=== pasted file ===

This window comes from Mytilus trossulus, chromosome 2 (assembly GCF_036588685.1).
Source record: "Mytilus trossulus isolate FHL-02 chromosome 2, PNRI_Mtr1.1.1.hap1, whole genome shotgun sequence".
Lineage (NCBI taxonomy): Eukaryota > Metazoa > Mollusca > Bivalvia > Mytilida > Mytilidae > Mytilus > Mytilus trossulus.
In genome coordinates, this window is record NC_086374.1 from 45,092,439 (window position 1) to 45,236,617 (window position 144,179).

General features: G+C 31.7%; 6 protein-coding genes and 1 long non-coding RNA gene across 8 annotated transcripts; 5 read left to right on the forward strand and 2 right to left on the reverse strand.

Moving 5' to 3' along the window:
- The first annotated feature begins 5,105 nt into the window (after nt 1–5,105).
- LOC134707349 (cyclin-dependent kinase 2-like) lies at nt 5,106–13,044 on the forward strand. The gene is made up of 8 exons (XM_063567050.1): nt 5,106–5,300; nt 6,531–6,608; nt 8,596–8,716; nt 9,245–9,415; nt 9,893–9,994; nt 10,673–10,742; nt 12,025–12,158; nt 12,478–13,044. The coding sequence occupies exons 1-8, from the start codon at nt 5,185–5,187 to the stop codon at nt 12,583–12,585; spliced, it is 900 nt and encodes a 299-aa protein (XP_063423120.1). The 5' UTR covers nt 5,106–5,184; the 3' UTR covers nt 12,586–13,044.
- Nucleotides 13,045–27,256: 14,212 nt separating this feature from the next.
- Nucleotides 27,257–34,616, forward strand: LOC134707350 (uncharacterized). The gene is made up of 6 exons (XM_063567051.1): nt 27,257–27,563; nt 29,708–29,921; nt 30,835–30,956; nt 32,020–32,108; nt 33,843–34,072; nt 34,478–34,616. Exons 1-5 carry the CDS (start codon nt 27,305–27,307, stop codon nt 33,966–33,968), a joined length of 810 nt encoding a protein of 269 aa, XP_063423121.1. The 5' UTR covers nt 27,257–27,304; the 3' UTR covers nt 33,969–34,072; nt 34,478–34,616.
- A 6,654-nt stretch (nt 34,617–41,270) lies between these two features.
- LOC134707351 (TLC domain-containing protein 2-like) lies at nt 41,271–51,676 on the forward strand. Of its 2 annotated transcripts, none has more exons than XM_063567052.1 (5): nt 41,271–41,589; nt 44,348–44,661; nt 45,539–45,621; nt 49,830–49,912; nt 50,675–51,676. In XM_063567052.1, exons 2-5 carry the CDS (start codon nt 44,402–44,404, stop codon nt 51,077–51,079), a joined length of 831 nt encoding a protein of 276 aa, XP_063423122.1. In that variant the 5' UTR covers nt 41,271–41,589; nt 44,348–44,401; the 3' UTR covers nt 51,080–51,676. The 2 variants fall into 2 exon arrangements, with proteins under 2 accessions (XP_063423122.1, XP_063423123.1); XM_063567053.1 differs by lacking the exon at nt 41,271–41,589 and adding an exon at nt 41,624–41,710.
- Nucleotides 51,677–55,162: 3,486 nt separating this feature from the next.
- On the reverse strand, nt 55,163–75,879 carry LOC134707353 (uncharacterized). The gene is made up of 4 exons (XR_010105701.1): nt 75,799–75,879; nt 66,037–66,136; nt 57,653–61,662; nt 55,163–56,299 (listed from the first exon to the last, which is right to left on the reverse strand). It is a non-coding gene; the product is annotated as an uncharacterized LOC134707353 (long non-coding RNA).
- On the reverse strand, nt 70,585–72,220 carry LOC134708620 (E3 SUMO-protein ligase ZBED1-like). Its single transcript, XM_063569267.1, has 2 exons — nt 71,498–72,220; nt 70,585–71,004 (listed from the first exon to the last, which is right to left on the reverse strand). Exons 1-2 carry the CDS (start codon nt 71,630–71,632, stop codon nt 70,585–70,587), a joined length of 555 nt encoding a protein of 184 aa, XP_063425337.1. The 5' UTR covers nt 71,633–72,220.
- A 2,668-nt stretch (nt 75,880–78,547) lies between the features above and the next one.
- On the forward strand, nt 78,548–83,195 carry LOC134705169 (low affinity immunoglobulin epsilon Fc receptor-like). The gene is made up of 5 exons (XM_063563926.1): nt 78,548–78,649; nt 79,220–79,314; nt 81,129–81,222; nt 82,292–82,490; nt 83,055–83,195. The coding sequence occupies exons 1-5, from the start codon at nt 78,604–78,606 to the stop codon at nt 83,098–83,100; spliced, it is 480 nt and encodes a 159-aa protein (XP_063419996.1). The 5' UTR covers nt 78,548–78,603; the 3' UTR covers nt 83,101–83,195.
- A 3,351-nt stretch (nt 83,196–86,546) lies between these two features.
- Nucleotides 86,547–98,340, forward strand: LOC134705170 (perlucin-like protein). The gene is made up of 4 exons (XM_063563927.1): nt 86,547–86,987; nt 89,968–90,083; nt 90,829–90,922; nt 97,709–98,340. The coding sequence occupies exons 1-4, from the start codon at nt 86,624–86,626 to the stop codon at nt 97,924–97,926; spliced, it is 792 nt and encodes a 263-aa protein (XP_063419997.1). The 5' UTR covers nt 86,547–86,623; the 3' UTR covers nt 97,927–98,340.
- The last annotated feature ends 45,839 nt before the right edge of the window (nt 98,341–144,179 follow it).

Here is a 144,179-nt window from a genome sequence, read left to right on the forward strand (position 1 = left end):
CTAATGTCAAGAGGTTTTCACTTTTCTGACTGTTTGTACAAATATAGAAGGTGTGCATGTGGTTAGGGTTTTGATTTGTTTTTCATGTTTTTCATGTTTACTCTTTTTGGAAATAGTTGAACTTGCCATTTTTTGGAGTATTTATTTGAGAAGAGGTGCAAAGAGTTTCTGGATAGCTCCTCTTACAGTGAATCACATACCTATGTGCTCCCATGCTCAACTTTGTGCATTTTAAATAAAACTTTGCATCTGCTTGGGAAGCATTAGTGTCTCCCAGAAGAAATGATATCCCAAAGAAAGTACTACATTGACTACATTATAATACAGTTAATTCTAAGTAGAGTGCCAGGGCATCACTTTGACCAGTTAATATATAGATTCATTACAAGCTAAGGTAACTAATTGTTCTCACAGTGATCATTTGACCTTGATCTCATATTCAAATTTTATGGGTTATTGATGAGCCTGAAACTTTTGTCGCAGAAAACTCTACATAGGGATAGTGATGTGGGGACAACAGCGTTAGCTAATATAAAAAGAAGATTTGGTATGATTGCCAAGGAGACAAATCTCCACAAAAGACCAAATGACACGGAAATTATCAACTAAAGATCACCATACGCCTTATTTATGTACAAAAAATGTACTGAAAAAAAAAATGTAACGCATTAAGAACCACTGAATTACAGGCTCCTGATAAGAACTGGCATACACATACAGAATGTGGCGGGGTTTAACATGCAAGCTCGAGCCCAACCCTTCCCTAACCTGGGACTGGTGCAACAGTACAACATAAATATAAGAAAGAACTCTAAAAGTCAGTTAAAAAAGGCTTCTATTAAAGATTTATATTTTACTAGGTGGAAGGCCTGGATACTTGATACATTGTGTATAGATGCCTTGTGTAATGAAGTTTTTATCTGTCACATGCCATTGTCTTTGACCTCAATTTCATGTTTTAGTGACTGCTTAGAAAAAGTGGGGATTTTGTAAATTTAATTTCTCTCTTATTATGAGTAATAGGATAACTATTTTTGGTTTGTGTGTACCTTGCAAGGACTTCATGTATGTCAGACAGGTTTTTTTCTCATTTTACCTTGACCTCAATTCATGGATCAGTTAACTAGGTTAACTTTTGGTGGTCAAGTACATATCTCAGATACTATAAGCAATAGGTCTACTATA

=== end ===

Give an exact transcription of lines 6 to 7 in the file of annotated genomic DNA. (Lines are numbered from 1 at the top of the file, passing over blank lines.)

Moving 5' to 3' along the window:
- The first annotated feature begins 5,105 nt into the window (after nt 1–5,105).